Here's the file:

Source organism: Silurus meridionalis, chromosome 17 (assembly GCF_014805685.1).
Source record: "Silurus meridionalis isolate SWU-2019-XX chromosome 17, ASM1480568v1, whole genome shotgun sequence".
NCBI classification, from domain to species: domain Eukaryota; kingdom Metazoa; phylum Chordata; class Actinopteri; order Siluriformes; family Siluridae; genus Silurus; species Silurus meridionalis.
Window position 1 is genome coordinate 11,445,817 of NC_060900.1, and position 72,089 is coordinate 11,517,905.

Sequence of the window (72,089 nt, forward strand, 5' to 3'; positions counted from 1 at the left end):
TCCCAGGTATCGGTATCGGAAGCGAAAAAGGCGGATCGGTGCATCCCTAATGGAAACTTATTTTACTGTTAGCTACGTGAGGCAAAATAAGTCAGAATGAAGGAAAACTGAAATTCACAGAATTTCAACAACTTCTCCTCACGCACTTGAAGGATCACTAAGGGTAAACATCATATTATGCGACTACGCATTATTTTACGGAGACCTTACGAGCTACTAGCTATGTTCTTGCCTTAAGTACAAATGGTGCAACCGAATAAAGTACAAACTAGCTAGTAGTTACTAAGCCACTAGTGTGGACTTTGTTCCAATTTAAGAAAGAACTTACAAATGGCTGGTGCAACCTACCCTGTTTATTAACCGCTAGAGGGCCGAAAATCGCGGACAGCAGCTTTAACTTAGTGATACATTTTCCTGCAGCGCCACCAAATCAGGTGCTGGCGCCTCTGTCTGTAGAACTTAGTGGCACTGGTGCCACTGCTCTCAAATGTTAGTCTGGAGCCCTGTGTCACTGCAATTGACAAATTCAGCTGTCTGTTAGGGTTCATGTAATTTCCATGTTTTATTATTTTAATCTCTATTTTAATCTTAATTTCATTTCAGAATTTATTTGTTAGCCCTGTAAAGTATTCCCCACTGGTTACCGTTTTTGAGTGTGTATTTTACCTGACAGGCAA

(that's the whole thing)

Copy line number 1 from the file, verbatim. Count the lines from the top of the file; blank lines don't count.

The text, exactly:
Source organism: Silurus meridionalis, chromosome 17 (assembly GCF_014805685.1).